Srimad Bhagvata Mahapurana: Book 3: Chapter 11: Verses 28-41
Again, when the night (of universal dissolution) sets in, the moon and the sun as well disappear and all the three worlds, viz., Bhuh, Bhuvah and Swat) get reabsorbed into his body. (How this happens is described now.) When the three worlds are being consumed by the divine energy in the shape of fire emitted by the mouth of Lord Sankarsana (the serpent-god), the sages Bhrgu and others (who have their abode in the Maharloka, immediately above Indra's paradise) feel oppressed by the heat (of that huge conflagration) and ascend from the Maharloka to the Janaloka (the next higher world). Meanwhile all the seven oceans exceed their limits at the approach of universal destruction. Their waters get unusually swollen and with their waves tossed by boisterous and fearful gusts of wind they submerge all the three worlds in no time. In the midst of that (vast expanse of) water lies Sri Hari on His couch of Lord Ananta (Sesa), His eyes closed on account of sleep in the form of abstract meditation, the inhabitants of the Janaloka extolling Him (on all sides). With the alternation of days and nights of the above description, which can be (easily) deduced from the (constant) flux of time, the hundred years even of Brahma's life which is the longest in this creation, are well-nigh spent. One-half of Brahma's life is called Parardha. The first Parardha has already expired and the second is now running (has commenced from the current Kalpa). The first Parardha opened with a momentous Kalpa, the Brahma Kalpa, in which appeared Brahma, whom the wise recognize as Veda personified. The Kalpa that marked the end of the same Parardha is called the Padma Kalpa, in which sprang from the pool of Sri Hari's navel the lotus representing all the worlds. The present has been declared as the opening Kalpa of the second Parardha, O Vidura, (a scion of Bharata). It is known by the name of Varaha-Kalpa, inasmuch as Sri Hari took the form of a boar in this Kalpa. The aforesaid period of two Parardhas is figuratively spoken of as the mere twinkling of an eye of the immutable, immortal, beginningless Lord, the Soul (origin) of the universe. This all-powerful Time, ranging from a Paramanu (the smallest measure) to the length of two Parardhas, has no control over the all-embracing Lord; it holds sway only on those who have identified themselves with the body and all that is associated with it.This egg-shaped universe, constituted as it is of the eight causal principles (vii., Primordial Matter, the Mahat-tattva, the Ego and the five subtle elements) and the sixteen evolutes (viz., the mind, the five senses of perception, the five organs of action and the five gross elements, none of which evolves further), has a breadth of five million Yojanas (or forty million miles) and is covered outside by seven sheaths (viz., earth; water, fire, air, ether, the Ego and the Mahat-tattva), each of which is ten times larger than the one it surrounds. That cause of all causes, in which this universe with all its covering sheaths looks like a Paramanu, and which comprises myriads of other universes, is called the indestructible Brahma; and that is the transcendent reality of the most ancient Person, Lord Visnu, the Supreme Spirit in embodied form.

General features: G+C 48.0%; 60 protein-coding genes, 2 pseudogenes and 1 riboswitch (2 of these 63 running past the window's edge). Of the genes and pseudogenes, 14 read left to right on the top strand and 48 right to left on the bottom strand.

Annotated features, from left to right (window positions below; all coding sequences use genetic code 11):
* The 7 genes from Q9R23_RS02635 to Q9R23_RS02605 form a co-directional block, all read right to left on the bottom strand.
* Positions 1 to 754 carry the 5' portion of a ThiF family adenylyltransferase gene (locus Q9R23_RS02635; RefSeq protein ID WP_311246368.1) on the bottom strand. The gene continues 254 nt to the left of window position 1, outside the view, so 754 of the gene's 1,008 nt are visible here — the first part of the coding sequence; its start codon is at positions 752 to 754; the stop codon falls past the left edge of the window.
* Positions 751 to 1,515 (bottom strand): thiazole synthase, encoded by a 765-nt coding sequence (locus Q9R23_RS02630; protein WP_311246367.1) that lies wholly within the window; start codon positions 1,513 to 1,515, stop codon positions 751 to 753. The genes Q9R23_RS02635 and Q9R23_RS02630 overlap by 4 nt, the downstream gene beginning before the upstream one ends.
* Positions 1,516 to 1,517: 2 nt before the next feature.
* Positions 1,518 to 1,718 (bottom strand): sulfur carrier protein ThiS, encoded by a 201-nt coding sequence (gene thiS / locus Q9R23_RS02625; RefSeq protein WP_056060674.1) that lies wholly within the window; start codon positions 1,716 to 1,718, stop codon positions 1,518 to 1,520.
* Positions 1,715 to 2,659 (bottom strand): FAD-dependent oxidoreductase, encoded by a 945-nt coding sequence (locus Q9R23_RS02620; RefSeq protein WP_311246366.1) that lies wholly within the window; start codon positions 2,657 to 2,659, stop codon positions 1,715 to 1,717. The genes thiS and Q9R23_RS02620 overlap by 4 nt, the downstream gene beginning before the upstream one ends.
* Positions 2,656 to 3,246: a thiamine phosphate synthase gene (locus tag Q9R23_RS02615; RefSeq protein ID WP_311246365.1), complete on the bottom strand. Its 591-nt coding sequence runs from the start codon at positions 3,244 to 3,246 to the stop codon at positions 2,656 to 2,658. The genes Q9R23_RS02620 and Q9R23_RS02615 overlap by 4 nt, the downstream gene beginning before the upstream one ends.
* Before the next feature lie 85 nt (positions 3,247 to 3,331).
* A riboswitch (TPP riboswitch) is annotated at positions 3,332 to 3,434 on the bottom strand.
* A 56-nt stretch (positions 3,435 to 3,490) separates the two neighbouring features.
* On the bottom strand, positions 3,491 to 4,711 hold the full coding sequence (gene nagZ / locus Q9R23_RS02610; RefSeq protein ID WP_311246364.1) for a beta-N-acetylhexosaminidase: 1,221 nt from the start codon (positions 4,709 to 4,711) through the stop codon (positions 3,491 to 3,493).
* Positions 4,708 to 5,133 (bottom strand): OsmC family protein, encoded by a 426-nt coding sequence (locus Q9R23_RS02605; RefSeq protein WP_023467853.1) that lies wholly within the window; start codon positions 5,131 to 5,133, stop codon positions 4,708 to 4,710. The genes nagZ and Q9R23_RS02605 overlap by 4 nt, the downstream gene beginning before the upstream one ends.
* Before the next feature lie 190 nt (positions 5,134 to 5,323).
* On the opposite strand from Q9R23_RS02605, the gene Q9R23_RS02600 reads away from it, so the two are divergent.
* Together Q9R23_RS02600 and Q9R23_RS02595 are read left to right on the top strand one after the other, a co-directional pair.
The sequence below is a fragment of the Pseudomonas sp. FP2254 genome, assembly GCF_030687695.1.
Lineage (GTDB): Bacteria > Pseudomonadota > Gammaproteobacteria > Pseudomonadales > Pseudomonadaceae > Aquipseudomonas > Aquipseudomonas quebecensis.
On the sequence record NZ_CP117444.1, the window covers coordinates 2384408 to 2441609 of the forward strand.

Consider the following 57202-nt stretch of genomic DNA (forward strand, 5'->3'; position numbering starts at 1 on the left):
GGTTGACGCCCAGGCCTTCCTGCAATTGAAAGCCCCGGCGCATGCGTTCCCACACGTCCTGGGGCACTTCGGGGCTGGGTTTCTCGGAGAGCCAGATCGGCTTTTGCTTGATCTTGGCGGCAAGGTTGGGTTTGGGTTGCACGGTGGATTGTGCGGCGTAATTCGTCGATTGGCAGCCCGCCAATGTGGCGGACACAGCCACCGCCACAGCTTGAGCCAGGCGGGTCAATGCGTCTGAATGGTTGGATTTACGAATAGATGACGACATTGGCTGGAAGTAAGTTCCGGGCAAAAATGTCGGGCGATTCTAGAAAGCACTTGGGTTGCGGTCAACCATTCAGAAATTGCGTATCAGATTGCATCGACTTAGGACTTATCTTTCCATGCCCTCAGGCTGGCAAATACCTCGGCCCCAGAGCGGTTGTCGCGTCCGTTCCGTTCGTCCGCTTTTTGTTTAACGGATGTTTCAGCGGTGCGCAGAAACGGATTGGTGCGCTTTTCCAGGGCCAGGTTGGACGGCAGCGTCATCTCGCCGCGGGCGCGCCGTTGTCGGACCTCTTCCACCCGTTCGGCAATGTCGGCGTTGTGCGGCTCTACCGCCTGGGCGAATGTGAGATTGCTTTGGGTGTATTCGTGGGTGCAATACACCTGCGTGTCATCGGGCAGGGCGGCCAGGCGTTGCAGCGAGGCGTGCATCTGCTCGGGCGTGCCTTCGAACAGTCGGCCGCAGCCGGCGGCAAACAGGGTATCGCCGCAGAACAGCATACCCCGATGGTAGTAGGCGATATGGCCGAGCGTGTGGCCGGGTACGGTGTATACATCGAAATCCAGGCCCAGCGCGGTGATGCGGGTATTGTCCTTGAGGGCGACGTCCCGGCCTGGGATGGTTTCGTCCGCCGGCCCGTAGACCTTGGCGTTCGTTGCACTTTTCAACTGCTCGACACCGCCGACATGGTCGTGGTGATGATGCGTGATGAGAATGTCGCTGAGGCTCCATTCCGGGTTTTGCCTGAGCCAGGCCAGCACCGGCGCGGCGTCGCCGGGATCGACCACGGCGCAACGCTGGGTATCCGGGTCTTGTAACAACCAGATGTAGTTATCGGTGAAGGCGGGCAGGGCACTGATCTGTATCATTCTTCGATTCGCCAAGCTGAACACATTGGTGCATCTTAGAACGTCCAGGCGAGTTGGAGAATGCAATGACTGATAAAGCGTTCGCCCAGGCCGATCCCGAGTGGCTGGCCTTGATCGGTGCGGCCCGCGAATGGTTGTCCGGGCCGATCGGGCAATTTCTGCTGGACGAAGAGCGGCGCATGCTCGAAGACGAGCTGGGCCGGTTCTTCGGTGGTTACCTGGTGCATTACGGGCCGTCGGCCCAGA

Thus ends the eleventh discourse in Book Three of the great and glorious Bhagavata-Purana, otherwise known as the Paramahamsa-Samhita.